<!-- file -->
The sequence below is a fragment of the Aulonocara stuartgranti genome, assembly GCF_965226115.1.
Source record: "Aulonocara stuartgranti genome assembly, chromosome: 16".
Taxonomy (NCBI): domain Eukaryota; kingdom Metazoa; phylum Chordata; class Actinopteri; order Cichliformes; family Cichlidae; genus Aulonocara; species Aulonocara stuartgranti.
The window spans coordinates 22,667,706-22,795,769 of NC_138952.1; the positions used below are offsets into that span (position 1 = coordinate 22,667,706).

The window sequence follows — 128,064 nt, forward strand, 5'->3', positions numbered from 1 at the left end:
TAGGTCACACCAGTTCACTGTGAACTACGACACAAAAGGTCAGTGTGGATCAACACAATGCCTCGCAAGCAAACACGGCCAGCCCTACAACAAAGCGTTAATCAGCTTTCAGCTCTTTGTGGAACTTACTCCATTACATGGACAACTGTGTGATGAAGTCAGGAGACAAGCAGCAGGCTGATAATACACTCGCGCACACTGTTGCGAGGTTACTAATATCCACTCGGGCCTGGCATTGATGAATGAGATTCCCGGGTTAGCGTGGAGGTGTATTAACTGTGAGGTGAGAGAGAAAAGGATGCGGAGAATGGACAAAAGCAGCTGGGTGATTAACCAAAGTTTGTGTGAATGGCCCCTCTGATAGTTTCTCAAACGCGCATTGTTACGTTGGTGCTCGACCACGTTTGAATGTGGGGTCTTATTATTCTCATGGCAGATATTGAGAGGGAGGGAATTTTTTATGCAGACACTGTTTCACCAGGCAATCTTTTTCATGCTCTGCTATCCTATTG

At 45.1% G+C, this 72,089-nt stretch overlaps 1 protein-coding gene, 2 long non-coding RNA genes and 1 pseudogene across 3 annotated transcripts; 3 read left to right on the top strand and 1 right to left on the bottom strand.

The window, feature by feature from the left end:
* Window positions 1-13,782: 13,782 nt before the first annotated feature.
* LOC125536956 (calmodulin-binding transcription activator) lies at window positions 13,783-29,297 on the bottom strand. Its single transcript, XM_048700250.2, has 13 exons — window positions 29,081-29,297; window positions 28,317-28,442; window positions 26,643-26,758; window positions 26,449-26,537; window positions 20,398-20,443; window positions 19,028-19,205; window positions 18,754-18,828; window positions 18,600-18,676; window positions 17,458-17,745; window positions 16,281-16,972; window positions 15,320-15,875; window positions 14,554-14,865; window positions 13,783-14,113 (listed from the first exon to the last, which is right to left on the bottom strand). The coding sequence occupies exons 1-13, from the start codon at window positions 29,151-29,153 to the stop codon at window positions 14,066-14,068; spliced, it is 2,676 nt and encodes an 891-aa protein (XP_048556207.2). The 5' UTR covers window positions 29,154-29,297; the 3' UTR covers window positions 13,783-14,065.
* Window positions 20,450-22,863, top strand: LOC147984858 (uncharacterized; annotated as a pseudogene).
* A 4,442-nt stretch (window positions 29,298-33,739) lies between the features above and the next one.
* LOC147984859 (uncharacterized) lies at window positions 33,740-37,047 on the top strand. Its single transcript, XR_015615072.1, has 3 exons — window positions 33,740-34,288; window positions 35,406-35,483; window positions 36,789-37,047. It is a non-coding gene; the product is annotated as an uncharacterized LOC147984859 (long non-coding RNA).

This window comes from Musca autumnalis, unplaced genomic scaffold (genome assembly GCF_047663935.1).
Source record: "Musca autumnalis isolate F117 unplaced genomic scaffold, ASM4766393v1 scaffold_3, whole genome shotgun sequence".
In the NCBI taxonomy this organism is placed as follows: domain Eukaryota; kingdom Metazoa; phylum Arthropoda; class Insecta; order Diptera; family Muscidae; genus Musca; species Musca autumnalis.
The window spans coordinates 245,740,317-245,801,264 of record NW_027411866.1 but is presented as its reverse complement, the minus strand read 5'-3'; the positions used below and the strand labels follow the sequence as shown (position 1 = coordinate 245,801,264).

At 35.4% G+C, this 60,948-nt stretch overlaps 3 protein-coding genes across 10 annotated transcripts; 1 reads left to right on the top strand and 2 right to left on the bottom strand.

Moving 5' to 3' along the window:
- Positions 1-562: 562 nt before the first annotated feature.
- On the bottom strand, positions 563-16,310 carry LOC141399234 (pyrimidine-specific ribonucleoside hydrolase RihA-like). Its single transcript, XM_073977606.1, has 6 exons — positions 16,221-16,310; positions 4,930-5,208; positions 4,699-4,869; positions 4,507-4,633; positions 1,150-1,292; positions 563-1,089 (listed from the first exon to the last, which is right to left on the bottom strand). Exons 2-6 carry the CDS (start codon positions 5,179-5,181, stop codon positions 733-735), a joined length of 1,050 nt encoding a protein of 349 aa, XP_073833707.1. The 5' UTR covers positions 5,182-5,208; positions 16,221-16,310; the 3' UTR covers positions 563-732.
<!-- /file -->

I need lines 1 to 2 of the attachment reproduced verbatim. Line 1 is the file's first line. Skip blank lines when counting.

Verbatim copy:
The sequence below is a fragment of the Aulonocara stuartgranti genome, assembly GCF_965226115.1.
Source record: "Aulonocara stuartgranti genome assembly, chromosome: 16".